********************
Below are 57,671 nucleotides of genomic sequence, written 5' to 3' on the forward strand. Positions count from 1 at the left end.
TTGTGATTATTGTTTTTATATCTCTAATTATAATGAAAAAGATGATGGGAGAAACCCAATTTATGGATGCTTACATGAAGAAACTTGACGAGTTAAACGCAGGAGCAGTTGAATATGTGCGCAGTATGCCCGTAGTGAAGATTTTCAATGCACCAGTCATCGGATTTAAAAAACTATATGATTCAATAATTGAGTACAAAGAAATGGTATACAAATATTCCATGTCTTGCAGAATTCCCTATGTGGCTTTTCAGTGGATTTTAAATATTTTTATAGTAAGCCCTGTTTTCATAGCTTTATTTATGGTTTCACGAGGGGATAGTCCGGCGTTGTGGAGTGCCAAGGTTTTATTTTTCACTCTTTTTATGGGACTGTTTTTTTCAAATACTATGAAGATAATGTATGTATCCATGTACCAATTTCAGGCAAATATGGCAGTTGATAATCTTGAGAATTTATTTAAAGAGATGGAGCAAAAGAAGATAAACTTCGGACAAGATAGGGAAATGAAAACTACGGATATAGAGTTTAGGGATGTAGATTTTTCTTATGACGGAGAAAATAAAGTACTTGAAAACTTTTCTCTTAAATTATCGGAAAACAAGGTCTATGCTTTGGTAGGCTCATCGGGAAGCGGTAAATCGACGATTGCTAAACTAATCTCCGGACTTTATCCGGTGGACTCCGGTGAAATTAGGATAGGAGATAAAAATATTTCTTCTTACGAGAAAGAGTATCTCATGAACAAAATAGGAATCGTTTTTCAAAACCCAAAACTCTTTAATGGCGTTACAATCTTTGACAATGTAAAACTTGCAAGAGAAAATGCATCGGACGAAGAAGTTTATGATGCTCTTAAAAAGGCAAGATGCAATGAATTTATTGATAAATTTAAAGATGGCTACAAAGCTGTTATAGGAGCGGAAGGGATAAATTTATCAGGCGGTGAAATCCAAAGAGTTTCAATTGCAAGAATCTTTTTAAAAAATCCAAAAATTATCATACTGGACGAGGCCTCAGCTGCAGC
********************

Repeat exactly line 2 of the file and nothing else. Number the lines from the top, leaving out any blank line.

TTGTGATTATTGTTTTTATATCTCTAATTATAATGAAAAAGATGATGGGAGAAACCCAATTTATGGATGCTTACATGAAGAAACTTGACGAGTTAAACGCAGGAGCAGTTGAATATGTGCGCAGTATGCCCGTAGTGAAGATTTTCAATGCACCAGTCATCGGATTTAAAAAACTATATGATTCAATAATTGAGTACAAAGAAATGGTATACAAATATTCCATGTCTTGCAGAATTCCCTATGTGGCTTTTCAGTGGATTTTAAATATTTTTATAGTAAGCCCTGTTTTCATAGCTTTATTTATGGTTTCACGAGGGGATAGTCCGGCGTTGTGGAGTGCCAAGGTTTTATTTTTCACTCTTTTTATGGGACTGTTTTTTTCAAATACTATGAAGATAATGTATGTATCCATGTACCAATTTCAGGCAAATATGGCAGTTGATAATCTTGAGAATTTATTTAAAGAGATGGAGCAAAAGAAGATAAACTTCGGACAAGATAGGGAAATGAAAACTACGGATATAGAGTTTAGGGATGTAGATTTTTCTTATGACGGAGAAAATAAAGTACTTGAAAACTTTTCTCTTAAATTATCGGAAAACAAGGTCTATGCTTTGGTAGGCTCATCGGGAAGCGGTAAATCGACGATTGCTAAACTAATCTCCGGACTTTATCCGGTGGACTCCGGTGAAATTAGGATAGGAGATAAAAATATTTCTTCTTACGAGAAAGAGTATCTCATGAACAAAATAGGAATCGTTTTTCAAAACCCAAAACTCTTTAATGGCGTTACAATCTTTGACAATGTAAAACTTGCAAGAGAAAATGCATCGGACGAAGAAGTTTATGATGCTCTTAAAAAGGCAAGATGCAATGAATTTATTGATAAATTTAAAGATGGCTACAAAGCTGTTATAGGAGCGGAAGGGATAAATTTATCAGGCGGTGAAATCCAAAGAGTTTCAATTGCAAGAATCTTTTTAAAAAATCCAAAAATTATCATACTGGACGAGGCCTCAGCTGCAGC